We don’t have the luxury of waiting until the pandemic ends to assess what we’ve learned. We can’t afford to wait for all the proverbial data. People need help now, and we need to help now with the knowledge we have. Here are some things we know after 18 months.
Fear and greed are far more potent than we realized. Millions of people voluntarily and immediately limited their own activities and eagerly obeyed unprecedented government restrictions in exchange for a promise of some protection from the new virus. Not letting a crisis go to waste, government officials furiously issued diktats which increased their control of our lives, while media companies stoked customers’ fears, every click and every view adding to their bottom lines. COVID is the health of the state. And of the media.
The pandemic was not a “black swan.” The lockdowns were. (A black swan is an extraordinarily unlikely event with extreme consequences.) A pandemic like COVID was thoroughly predicted. But we didn’t anticipate the politicians’ fervor to impose lockdowns denying civil rights, the willingness of people to submit to them, or, especially, the technology that enabled them. Without Amazon and Zoom, there would have been no mass lockdowns: Their political price would have been too high for politicians to pay.
Even power-hungry politicians must yield at some point, no matter the emergency. College football is back, complete with tens of thousands of potential COVID spreaders breathing on each other. Why? No politician wants to be the first one to lose an election for ordering people to stop watching football. In Michigan, Gov. Gretchen Whitmer held a hard line on lockdowns as long as her job approval ratings remained in the low 60s. When they slid, she eased her edicts. For most politicians, politics > science.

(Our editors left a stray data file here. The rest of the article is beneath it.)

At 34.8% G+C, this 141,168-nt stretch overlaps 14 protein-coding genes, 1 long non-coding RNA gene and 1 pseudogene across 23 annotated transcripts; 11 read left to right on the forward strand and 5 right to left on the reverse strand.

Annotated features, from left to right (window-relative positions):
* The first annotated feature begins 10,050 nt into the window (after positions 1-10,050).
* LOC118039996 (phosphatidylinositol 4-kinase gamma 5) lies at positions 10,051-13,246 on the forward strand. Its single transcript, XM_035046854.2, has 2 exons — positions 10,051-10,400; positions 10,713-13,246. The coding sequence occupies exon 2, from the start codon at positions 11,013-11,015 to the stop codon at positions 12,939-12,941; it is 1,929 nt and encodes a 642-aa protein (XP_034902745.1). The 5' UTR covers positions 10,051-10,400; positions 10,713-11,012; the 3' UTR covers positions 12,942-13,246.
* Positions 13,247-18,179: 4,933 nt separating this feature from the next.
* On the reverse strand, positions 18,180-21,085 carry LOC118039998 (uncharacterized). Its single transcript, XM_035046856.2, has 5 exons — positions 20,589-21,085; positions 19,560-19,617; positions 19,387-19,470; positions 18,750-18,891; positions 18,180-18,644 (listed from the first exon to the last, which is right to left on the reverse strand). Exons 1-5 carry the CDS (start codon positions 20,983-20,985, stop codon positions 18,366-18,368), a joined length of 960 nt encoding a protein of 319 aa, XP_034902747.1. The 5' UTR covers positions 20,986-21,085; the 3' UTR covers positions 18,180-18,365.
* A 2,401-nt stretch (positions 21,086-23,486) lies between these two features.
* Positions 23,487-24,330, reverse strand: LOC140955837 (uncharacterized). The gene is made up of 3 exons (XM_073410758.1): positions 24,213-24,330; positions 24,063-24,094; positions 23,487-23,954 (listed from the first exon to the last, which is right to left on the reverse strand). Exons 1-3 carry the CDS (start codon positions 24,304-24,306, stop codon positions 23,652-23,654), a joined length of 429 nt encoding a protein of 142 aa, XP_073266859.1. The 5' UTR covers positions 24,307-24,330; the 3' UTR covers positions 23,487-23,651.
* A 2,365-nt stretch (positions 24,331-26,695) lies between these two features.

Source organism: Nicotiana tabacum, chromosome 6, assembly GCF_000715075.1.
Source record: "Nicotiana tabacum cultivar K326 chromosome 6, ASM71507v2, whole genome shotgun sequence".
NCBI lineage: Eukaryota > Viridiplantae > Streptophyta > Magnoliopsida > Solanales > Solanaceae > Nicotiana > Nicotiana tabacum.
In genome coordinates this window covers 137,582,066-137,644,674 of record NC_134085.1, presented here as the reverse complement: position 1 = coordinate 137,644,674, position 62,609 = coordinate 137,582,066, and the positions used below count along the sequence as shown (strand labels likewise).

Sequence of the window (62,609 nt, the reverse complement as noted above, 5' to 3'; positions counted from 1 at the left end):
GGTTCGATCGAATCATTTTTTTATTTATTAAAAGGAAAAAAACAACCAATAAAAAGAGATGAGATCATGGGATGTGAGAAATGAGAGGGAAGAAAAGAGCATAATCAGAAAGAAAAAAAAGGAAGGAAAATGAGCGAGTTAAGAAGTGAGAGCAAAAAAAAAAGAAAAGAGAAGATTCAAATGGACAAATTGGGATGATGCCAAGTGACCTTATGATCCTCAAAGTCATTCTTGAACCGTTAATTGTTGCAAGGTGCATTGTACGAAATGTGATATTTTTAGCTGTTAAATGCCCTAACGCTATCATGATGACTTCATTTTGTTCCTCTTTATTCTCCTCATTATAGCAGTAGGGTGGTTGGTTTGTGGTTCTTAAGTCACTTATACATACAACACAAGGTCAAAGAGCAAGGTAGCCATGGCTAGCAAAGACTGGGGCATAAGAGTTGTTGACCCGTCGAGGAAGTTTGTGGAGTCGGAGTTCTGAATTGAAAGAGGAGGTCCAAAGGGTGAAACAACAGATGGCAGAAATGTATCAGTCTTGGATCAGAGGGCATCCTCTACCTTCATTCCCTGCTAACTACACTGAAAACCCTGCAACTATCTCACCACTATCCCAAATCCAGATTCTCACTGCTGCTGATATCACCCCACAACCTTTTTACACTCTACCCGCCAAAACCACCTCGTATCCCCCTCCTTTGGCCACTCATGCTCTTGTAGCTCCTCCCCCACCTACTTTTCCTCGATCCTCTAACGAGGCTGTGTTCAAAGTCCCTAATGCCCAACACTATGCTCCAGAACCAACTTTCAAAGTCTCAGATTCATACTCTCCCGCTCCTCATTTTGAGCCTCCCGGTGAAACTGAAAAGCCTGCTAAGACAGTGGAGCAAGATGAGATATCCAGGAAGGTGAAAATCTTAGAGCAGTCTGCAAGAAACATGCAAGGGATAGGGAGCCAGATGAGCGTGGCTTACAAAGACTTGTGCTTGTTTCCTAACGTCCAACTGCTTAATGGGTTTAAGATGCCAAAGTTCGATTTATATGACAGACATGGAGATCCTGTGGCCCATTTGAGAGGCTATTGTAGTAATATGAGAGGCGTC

Sometimes lawmakers don’t actually want to govern. Gov. Whitmer achieved nationwide fame for arrogating to herself unilateral pandemic-fighting powers, bypassing the Legislature. She issued nearly 200 executive orders, leaving little of Michigan society untouched. Legislators said they wanted a voice in pandemic policy, but when the Michigan Supreme Court invalidated the governor’s executive orders in a case brought by the Mackinac Center Legal Foundation, they did not send the governor their own policies. So she continued most of what she had been doing before, until the public began to sour on her job performance.
Government transparency remains a strong bridge between the philosophical left and right. Even our friends on the left applaud the Mackinac Center’s work to get to the bottom of Michigan’s data on COVID-related deaths in nursing homes. We’ve been to court to make the state open its books on how the governor’s policies may have put vulnerable people in harm’s way.
That’s not all we learned, but it’s all that will fit here.
The times are unsettled. People yearn for certainty and stability. The Mackinac Center was formed to advance sound ideas in the policy world — in easy times and especially in hard times. What that means for us now is that it’s a great time to be a leader.